A statement released by the UK foreign office has emphasised that “the UK opposes the death penalty in all circumstances and in every country.” But despite the much-criticised record of Saudi Arabia on human rights, it recently emerged that Britain had entered into a vote-trading deal with the kingdom to ensure the election of both states to the UN human rights council.

The UK Government has also come under pressure to discontinue its supply of weapons to Saudi Arabia, in circumstances where its bombing campaign in Yemen has led to thousands of civilian deaths. In a legal opinion commissioned by Amnesty International, lawyers from Matrix Chambers concluded that authorisation of the transfer of weapons to the state would “constitute a breach by the UK of its obligations under domestic, European and international law.”

In other news:

The Guardian: A gay British man has avoided extradition to Dubai on charges of theft. A judge at Westminster magistrates court ruled that the UAE had failed to provide adequate assurances that the trial and treatment of Mr Halliday, given his circumstances, would meet the required human rights standards.

The Telegraph: Lord Lester of Herne Hill QC has expressed concern that the Government is undermining freedom of information laws, and is “obsessively secretive”about things that should be in the public domain. The latest  releases by the National Archives included only 14 files for the years 1987 and 1988, whereas last year more than 500 files were released.

The Law Society and the Bar Council have issued a joint call for legally privileged communications data to be protected by express provisions in the investigatory powers bill. Current proposals have been criticised as threatening a common law right traceable back to the 16th Century. The Law Society Gazette reports.

The Independent: Senior civil servant Sir Jeremy Heywood is understood to be opposed to the implementation of any major reforms to the Freedom of Information Act. A Government commission is considering proposals to introduce charges for information requests and stricter rules for the obtaining of information.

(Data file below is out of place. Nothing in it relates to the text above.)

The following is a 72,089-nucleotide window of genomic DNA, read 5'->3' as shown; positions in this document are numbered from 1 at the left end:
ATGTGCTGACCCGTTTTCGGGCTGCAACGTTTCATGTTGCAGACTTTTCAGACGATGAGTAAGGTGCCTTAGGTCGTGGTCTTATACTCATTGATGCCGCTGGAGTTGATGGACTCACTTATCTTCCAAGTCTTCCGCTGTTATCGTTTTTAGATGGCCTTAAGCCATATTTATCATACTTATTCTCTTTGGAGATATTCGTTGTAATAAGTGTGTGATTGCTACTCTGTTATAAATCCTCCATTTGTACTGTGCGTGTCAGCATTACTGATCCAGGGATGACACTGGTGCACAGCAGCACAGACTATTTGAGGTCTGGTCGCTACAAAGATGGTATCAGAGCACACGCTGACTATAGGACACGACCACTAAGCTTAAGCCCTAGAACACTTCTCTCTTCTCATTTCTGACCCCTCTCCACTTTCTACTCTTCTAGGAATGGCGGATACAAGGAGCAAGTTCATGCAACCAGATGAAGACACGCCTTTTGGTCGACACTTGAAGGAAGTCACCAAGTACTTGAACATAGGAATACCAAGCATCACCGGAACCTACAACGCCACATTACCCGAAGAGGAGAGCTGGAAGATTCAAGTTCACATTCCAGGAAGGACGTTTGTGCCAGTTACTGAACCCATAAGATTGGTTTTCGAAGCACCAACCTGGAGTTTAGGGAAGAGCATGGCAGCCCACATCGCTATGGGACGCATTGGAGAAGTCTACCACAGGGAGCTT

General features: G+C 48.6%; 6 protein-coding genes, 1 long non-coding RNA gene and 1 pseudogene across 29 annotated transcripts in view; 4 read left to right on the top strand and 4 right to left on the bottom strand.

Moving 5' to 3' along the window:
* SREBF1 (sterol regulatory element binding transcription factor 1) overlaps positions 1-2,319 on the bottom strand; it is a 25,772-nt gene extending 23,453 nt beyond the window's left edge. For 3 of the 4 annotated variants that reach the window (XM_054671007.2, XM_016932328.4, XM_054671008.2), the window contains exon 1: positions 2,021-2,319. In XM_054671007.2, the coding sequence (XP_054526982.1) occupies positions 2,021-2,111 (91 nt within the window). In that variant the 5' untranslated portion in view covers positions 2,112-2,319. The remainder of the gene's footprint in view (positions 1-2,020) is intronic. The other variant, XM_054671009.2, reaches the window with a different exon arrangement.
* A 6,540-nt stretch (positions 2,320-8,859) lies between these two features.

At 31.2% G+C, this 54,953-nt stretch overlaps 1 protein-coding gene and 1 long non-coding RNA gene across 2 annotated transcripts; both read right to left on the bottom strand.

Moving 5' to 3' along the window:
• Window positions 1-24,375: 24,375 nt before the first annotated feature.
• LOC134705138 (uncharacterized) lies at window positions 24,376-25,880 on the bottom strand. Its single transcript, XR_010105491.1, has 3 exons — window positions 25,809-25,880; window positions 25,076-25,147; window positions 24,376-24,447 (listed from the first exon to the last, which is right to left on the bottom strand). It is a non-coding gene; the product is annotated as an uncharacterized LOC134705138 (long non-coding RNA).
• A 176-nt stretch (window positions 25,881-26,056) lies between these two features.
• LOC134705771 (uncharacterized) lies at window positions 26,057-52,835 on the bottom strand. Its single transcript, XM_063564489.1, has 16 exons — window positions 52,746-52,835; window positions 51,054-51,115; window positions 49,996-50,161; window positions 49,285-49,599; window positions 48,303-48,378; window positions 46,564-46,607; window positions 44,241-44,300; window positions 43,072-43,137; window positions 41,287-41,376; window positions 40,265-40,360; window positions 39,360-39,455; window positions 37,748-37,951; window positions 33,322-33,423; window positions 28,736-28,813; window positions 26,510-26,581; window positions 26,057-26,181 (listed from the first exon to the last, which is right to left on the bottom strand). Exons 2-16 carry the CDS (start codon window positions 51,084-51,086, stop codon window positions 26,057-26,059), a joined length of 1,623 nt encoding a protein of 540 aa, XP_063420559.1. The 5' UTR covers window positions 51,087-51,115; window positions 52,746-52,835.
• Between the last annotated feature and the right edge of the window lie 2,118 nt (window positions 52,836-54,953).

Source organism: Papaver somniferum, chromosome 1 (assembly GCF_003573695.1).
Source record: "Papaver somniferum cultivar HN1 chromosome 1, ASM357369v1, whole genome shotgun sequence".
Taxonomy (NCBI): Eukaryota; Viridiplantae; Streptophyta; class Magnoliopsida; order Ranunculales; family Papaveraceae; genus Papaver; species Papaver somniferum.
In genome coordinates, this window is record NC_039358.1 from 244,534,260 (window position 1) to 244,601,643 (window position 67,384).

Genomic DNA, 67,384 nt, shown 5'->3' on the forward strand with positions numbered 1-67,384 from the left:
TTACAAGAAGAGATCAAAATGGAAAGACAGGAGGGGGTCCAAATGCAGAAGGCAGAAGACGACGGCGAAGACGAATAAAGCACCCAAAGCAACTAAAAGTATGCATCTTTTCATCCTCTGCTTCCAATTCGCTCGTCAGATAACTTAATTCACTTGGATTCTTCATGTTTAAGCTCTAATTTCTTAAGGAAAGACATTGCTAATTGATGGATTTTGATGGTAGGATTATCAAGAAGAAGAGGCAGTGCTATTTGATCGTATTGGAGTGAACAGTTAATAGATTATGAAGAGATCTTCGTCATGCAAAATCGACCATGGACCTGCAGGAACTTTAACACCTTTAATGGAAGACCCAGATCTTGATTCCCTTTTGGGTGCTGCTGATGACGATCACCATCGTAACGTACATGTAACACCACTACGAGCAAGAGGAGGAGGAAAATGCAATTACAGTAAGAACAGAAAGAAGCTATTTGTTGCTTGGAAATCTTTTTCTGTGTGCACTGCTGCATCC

In the Courts:

This case concerned an allegation of inconsistent case-law amounting to a breach of Article 6 ECHR (the right to a fair trial). The applicants complained about the rejection of their civil claims against Serbia by domestic courts, and the simultaneous acceptance by the same courts of other claims which were based on similar facts and concerned identical legal issues.

The Court reiterated the principle that an assessment of whether conflicting decisions of different domestic courts were in breach of Article 6 consisted in establishing whether “profound and long-standing differences” existed in the relevant case-law. The Serbian judiciary had, generally speaking, harmonised their case-law on the matter, and the rejection of the applicants’ cases was exceptional. The possibility of conflicting court decisions was an inherent trait of any judicial system based on a network of trial and appeal courts with authority over a certain area. That in itself, however, could not be considered to be in breach of the Convention. The Court therefore found no violation of Article 6.

Events

If you would like your event to be mentioned on the Blog, please email Jim Duffy at jim.duffy@1cor.com